Come fly with Me

The choice on television in real terms is extremely limited if one does not want to spend a small fortune on buying videos or signing contracts for streaming services, then the content seems to be mainly repeats or soaps. We won’t mention the BBC (although I just did) which seems to think that we are all into cooking or gardening.

For some time, we were  watching ‘Challenge’ programmes until recently when it started to be repetitive, schedules, similar to the ‘Chase’ which has been running with various repeats for the last fifteen years or so, becomes tedious.

We changed to the ‘Really’ channel – still repeats but different ones. Just recently they have been showing a rerun of the ‘Antique Road Trip’ based on celebrities buying antiques and selling them at auction.  Whereas the programmes travels around the country seeking interesting things to buy, as an aside  they call in at places of interest, one of them this week was a visit to a flight museum where a ‘Lightening’ jet fighter was on display.

This specific version of the fighter plane, as the name was used for other varieties,  was developed just after the Second World War in 1947 by the English Electric Company and at ‘’mack two’ was four times faster than the famed ‘Spitfire’ of that period, it was also the quickest aeroplane built at that time throughout the world.

At one time there was one on show or at least parked at Biggin Hill during the late sixties, a beautiful looking aircraft with an odd layout of the two engines as they were aligned vertically, one over the other, different but with an ability to go faster than any other flying machine at that time  with the rapidest rate of climb, it is difficult to argue against the design.

I had applied for a PPL (Private Pilot’s License) and took  the course at the famous airfield, at that time it was still partly used by the military, a left over from  the  war where it had been in the forefront of the conflict with fighter planes taking off from its runways to attack the German invaders in the sky.

It was an interesting period, a time to relax away from the pressure of a busy business life, by being involved in something exciting and different.

The course is forty hours long and all aspects are included, as one would expect, to become proficient at handling the plane in flight. There are not many thrills that can compare with speeding down a runway, feeling the harshness of the ground beneath the wheels, pulling the stick back and  the smoothness of the wings as they give lift and very quickly becoming airborne as the earth drops away.

Biggin Hill at that time, although I see it has since changed, at the end of the main runway the land dropped away and there was a steep incline. When landing; as the pilot approaches to bring the aircraft into land it was necessary to increase power, an odd feeling,  to counter the downdraft of the wind and being sucked into the side of the hill. The story went that  a few fighter planes based there were lost during the conflict when the pilot did not react quickly enough to the down draft.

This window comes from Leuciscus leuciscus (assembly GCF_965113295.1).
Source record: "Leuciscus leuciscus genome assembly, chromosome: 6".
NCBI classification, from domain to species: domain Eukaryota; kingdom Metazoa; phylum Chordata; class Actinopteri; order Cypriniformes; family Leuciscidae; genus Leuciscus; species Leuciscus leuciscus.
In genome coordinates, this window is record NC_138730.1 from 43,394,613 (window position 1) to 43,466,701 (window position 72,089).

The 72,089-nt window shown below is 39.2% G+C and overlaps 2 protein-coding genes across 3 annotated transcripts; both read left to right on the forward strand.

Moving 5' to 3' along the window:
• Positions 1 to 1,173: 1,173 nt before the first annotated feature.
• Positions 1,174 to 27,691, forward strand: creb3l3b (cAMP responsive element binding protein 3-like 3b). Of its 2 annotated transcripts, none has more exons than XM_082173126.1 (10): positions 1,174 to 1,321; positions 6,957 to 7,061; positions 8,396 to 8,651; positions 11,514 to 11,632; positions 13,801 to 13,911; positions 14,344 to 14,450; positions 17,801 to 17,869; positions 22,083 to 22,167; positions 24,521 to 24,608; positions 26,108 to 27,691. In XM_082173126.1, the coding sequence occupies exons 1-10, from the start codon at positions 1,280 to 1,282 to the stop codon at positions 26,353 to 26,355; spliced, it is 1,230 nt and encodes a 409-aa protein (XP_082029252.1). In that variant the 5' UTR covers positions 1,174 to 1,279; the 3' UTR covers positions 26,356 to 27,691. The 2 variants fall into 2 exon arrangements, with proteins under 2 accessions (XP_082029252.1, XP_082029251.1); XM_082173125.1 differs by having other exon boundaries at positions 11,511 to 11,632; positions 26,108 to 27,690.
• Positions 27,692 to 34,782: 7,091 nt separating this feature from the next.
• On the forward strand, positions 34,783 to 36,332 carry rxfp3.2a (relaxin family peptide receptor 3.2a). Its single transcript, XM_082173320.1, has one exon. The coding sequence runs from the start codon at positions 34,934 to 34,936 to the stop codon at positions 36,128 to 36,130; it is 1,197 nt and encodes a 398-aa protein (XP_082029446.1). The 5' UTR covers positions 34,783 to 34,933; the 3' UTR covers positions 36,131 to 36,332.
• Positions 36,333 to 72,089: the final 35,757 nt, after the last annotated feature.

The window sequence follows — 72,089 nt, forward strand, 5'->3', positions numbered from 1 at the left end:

Flying for pleasure was fun, even a jolly  to go to France for lunch, or on other occasions using the facility for business meetings, all very necessary as keeping up flying hours is essential and important.

Tangled and Green:

Living in the valleys with the rustle of the trees and the fresh air is invigorating and generally there is very little noise as the population goes gently about its business.

Normally traffic levels are very low, that is until holiday time and weekends when visitors arrive, none of that is a problem and brings some life to the village and keeps the bars and restaurants busy.

On the whole motorists respect the lanes with their twists and turns. On a regular basis, various groups of motorcyclists visit the area to soak up the ambiance that is normally on a Sunday or holidays. Most drive with care but then there are others who see the lanes as a challenge to use their powerful two-wheel devices to see how fast they can go through the curves and bends of the country roads, some lean over so far that half their torso is over the white line as they hurtle round the network. Over the years this has resulted in serious accidents.

Once more this Sunday in late morning with a roar of exhausts motorcycles hurtled down the hill into the village. However, behind them on the road from Albatera leading to the mountain pass a motorcyclist, no doubt with the needle on his speedometer reaching its high echelons, went round a blind bend and hit an immovable object. As there were no skid marks on the road the rider did not have time to brake.

A needless depressing affair with three ambulances, police and breakdown vehicles at the scene for over an hour, after which the remains of the speeding device, an unrecognisable pile of tangled green metal lay at the scene very different to what it had been. A sad epitaph for the rider.

Parliament Gates:

While the horror of the war in Eastern Europe continues with cities being destroyed our politicians are busy with their gates – Party gates – Beer gates – discussions about a quick drink breaking the law.  Then out of the blue we have a new situation, an MP, who has resigned over looking at tractors in the Commons, or was it a Combined Harvester he wanted to buy which appearing on it was a naughty piece – I suppose this is called Blue gate.  Take care

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